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UISPP 2023

Session 18-1
Prehistoric art studies in North Africa and Sahara at the beginning of the 21st Century. Contributions from Interdisciplinary Research Approaches

Key Words
Rock art ; Mobiliary art ; Personal adornments ; North Africa ; Sahara ; Final Pleistocene ; Holocene ; Interdisciplinary approaches

Prehistoric art (mobiliary, parietal, personal adornments) in North Africa and the Sahara, from the Atlantic to the Red Sea, is a fundamental field of research as it has the potential to reveal the symbolic and intellectual component of prehistoric groups, which are indispensable to a comprehensive reconstruction of the lifestyle of ancient societies. The developments in field research that have facilitated major advancements in the study of economics, environmental and chronological reconstructions have also proven to be of great value to investigations involving prehistoric art. Indeed, the study and analysis of this class of archaeological evidence can also benefit greatly from the application of innovative interdisciplinary approaches. In this sense, scholars are proceeding on a dual path. On the one hand, we can assist with an increasingly careful analysis of the artistic production, which allows identification of representations of elements connected with the real world (tools, dwellings, landscape elements), socio-economic activities (hunting, fishing, gathering, herding, feasting, conflicts), and elements related to the symbolic activities, as known from the excavations. On the other hand, technological approaches aimed at better analysing manufacturing techniques and pigment components, together with more advanced dating techniques, new tracing and documenting methods (e.g., photogrammetry and laser scanning), and development of tools for image enhancement, enrich the available documentation, and open new perspectives for prehistoric art interpretation.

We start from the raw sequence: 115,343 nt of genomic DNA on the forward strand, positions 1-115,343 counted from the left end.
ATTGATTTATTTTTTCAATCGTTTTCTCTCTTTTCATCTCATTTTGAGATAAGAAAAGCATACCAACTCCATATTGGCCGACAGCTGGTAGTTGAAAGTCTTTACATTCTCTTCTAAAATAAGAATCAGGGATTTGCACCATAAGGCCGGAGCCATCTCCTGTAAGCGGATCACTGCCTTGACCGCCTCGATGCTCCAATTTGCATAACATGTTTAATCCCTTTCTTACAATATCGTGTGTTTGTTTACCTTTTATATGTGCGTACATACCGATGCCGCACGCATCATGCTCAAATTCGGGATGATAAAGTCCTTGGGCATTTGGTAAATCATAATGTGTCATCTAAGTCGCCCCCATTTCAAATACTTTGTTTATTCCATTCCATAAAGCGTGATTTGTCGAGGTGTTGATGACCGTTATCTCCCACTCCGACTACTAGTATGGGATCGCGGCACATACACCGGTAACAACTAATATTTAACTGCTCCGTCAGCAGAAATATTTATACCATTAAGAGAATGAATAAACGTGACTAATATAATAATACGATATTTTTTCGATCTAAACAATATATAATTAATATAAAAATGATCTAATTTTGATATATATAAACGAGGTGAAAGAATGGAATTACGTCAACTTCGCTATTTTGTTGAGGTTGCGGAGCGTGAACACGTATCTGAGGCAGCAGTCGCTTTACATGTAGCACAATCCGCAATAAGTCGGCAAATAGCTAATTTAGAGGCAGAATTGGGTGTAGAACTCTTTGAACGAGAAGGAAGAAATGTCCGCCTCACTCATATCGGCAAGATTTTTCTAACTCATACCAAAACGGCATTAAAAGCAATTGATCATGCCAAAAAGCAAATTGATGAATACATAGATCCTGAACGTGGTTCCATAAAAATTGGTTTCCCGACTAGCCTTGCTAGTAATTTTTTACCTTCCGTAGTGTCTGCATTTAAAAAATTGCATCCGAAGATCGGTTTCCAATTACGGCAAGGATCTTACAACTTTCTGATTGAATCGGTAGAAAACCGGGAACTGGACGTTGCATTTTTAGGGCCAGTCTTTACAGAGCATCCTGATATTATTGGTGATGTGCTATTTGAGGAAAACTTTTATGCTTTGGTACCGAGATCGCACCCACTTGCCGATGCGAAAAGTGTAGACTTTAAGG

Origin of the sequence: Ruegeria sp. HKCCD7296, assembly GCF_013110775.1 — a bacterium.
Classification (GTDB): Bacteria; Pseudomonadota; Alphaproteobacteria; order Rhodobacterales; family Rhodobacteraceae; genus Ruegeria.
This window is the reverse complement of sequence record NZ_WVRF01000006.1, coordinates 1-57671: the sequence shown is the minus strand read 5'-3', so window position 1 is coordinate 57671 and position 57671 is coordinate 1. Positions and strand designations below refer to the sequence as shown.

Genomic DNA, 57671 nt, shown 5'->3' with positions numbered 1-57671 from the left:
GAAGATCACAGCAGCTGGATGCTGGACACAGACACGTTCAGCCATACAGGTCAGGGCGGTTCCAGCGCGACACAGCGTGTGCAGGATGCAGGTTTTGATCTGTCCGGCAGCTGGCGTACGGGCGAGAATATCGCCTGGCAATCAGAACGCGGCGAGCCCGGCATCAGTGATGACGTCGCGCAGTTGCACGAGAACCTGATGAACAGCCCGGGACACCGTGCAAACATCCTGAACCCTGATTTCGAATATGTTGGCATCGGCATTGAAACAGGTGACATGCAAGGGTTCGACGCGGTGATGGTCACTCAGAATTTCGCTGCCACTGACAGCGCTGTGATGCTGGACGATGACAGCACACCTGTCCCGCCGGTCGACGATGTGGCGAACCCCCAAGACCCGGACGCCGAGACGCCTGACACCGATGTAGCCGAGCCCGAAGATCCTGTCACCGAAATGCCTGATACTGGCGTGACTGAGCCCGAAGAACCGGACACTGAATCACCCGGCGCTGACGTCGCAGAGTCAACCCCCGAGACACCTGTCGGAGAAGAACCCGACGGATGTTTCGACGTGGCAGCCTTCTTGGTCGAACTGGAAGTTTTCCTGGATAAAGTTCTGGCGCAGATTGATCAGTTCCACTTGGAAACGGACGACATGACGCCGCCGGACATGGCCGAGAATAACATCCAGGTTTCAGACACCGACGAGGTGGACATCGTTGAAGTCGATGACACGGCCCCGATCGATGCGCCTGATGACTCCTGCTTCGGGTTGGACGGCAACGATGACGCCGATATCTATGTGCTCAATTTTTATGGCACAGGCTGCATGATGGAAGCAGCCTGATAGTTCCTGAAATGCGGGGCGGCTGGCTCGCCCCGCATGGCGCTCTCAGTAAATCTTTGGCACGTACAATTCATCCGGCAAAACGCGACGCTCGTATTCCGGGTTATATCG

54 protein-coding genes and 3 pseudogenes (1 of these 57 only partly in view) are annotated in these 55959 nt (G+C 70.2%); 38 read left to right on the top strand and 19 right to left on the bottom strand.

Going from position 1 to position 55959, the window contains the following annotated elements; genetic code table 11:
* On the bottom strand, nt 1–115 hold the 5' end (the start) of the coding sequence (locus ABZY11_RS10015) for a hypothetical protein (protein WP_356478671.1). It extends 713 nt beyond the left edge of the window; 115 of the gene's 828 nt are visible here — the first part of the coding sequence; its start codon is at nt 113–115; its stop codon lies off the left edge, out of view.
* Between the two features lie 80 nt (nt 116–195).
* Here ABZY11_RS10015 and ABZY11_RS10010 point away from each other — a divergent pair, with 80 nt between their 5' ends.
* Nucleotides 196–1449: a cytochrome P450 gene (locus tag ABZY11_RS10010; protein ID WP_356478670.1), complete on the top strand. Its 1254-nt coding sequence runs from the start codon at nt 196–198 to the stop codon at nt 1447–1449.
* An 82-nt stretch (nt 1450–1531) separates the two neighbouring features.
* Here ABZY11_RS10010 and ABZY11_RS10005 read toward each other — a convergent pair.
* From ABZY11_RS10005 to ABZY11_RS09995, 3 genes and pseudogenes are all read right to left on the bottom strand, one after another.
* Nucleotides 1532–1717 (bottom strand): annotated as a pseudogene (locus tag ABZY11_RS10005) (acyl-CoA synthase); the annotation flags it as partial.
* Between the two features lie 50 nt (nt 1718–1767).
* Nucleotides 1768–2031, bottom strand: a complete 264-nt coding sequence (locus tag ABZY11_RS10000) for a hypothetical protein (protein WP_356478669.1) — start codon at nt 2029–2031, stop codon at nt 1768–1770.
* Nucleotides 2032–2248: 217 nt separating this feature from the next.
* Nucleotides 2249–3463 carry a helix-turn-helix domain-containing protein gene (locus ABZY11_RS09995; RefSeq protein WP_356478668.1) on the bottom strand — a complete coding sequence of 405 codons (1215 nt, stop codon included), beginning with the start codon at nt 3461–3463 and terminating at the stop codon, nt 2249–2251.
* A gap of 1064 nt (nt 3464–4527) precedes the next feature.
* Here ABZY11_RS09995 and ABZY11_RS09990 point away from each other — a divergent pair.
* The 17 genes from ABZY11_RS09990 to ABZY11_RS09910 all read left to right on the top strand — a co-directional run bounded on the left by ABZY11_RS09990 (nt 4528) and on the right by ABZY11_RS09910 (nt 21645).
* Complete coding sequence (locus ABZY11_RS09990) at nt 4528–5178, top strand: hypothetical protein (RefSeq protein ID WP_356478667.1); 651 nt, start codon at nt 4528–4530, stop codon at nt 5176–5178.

The main goal of this session is to encourage dialogue and exchange among scholars involved in prehistoric art research in the regions from Mediterranean and Atlantic Africa, the Sahara, the Nile Valley, and the Red Sea coast, from the Final Pleistocene to Holocene. We particularly welcome the participation of colleagues working on technology, landscape-rock art sites nexus (i.e., the relationship human groups-landscape-artistic production), systematic reviews or newly discovered sites characterised by the presence of art productions.

The deadline for abstract submission is 15th May 2023

List of sessions

Main Organiser
Barbara E. Barich

Lotfi Belhouchet
Christian Dupuy
Giulio Lucarini
Dario Sigari